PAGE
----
You see, there are the "hard sayings" of Jesus, and then it seems there are the "weird sayings" of Jesus. And to me, what my friend referred to was one of these weirder ones: "If your right eye causes you to sin, gouge it out and throw it away. It is better for you to lose one part of your body than for your whole body to be thrown into hell." (cf. Mt. 5:27-30)
I'll chalk it up to the fact that I'm not a man that I've not spent a lot of time meditating on this particular passage. But the way these words struck me put me in memory of the seasons in my life when I agonized over the meaning of "If anyone would follow me, let him deny himself, take up his cross and follow me." (Lk. 9:23)
Let him deny himself. Gouge out your eye.
What in the world is wrong with Jesus, anyway? It sure sounds like He'd be quite pleased if we destroyed ourselves for His sake.
And you know what? I've tried that. I've tried a religion that was all about holding my stinky humanity at arm's length while I got out the gasoline and the torch, determined to get rid of the culprit, which was essentially me. I think of it now as simply a spiritualization of an emotional tendency I had some years earlier towards suicide. I think of it as the basic form of my struggle against grace, this idea that God made some sort of heinous mistake when He made me, and that to right the wrong He made, I should make myself go away. Salvation, Marie's way, is self-destruction.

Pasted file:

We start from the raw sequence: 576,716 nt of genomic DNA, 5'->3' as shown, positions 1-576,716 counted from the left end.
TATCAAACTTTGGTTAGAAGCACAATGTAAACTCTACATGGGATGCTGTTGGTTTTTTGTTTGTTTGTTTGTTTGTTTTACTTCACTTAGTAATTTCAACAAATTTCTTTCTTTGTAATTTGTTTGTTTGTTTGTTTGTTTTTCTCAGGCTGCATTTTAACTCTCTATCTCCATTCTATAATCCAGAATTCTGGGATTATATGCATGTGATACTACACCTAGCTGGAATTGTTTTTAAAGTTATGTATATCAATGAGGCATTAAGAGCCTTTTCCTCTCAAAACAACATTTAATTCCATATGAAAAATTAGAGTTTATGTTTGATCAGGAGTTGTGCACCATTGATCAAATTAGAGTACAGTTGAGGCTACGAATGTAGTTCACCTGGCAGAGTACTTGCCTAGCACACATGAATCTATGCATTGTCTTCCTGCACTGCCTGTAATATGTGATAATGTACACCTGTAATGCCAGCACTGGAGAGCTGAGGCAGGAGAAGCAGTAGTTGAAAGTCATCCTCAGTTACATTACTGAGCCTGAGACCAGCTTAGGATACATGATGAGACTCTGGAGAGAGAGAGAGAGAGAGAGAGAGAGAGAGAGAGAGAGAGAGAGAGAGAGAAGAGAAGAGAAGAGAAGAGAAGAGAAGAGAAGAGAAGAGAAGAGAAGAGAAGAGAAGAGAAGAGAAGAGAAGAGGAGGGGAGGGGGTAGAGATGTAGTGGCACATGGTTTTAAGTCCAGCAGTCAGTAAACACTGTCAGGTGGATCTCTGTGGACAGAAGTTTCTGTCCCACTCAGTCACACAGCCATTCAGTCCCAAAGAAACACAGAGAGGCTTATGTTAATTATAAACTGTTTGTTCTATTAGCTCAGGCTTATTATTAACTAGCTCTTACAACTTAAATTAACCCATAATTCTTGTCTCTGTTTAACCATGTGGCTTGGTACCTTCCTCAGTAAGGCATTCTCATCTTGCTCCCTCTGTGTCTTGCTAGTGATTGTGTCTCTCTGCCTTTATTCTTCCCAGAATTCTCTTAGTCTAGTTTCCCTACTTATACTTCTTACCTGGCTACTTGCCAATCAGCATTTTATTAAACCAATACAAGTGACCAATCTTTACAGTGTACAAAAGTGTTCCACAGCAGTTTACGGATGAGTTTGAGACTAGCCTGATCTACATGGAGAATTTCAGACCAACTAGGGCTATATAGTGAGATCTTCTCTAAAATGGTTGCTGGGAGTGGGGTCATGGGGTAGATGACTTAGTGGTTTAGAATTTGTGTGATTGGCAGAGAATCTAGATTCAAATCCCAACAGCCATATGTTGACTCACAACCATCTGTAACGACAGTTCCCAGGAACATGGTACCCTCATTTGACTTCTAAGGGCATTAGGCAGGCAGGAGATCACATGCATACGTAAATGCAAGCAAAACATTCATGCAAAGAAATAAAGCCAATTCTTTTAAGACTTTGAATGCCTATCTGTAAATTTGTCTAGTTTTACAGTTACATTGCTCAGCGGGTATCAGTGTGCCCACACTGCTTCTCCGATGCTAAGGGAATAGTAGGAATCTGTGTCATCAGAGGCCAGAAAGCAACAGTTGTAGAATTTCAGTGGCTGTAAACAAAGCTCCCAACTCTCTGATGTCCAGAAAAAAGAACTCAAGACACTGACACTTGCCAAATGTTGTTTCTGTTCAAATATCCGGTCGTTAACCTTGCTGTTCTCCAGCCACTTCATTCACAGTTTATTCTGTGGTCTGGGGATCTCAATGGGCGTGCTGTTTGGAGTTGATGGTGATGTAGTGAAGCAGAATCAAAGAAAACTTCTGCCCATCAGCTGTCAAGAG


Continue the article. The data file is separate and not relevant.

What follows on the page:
Religion turns into a mess when I start with my own twisted self-evaluation and work from there towards making me right myself. This religion starts and ends with, and completely revolves around, me. Me, in all my wretchedness, still convinced I should be able to get myself happy. And always failing.
The ever-patient Blessed Trinity looks on, heart about to explode with love, waiting for me to just look upward toward heaven, where I think I'm propelling myself.